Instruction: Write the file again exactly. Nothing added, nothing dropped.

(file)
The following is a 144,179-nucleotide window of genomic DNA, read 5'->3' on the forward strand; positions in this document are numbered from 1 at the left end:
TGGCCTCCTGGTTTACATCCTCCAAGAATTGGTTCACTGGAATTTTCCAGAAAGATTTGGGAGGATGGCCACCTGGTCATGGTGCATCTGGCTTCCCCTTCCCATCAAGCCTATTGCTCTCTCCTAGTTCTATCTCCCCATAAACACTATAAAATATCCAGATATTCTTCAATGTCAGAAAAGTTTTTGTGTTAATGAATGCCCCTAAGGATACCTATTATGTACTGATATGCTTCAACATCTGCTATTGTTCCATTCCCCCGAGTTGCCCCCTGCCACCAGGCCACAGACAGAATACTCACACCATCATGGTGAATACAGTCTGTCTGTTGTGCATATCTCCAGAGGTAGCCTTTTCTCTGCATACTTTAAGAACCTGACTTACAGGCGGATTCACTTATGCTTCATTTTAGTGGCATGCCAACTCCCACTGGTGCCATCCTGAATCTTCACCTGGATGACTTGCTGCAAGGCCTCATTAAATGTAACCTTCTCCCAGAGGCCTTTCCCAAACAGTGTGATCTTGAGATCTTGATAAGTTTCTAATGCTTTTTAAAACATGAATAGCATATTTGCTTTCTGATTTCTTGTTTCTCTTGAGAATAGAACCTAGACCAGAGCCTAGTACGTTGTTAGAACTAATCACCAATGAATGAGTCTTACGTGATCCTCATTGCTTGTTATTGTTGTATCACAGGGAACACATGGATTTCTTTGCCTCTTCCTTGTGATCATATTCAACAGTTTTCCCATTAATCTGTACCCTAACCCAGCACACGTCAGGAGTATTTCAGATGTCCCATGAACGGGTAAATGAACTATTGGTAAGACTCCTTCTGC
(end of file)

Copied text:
The following is a 144,179-nucleotide window of genomic DNA, read 5'->3' on the forward strand; positions in this document are numbered from 1 at the left end:
TGGCCTCCTGGTTTACATCCTCCAAGAATTGGTTCACTGGAATTTTCCAGAAAGATTTGGGAGGATGGCCACCTGGTCATGGTGCATCTGGCTTCCCCTTCCCATCAAGCCTATTGCTCTCTCCTAGTTCTATCTCCCCATAAACACTATAAAATATCCAGATATTCTTCAATGTCAGAAAAGTTTTTGTGTTAATGAATGCCCCTAAGGATACCTATTATGTACTGATATGCTTCAACATCTGCTATTGTTCCATTCCCCCGAGTTGCCCCCTGCCACCAGGCCACAGACAGAATACTCACACCATCATGGTGAATACAGTCTGTCTGTTGTGCATATCTCCAGAGGTAGCCTTTTCTCTGCATACTTTAAGAACCTGACTTACAGGCGGATTCACTTATGCTTCATTTTAGTGGCATGCCAACTCCCACTGGTGCCATCCTGAATCTTCACCTGGATGACTTGCTGCAAGGCCTCATTAAATGTAACCTTCTCCCAGAGGCCTTTCCCAAACAGTGTGATCTTGAGATCTTGATAAGTTTCTAATGCTTTTTAAAACATGAATAGCATATTTGCTTTCTGATTTCTTGTTTCTCTTGAGAATAGAACCTAGACCAGAGCCTAGTACGTTGTTAGAACTAATCACCAATGAATGAGTCTTACGTGATCCTCATTGCTTGTTATTGTTGTATCACAGGGAACACATGGATTTCTTTGCCTCTTCCTTGTGATCATATTCAACAGTTTTCCCATTAATCTGTACCCTAACCCAGCACACGTCAGGAGTATTTCAGATGTCCCATGAACGGGTAAATGAACTATTGGTAAGACTCCTTCTGC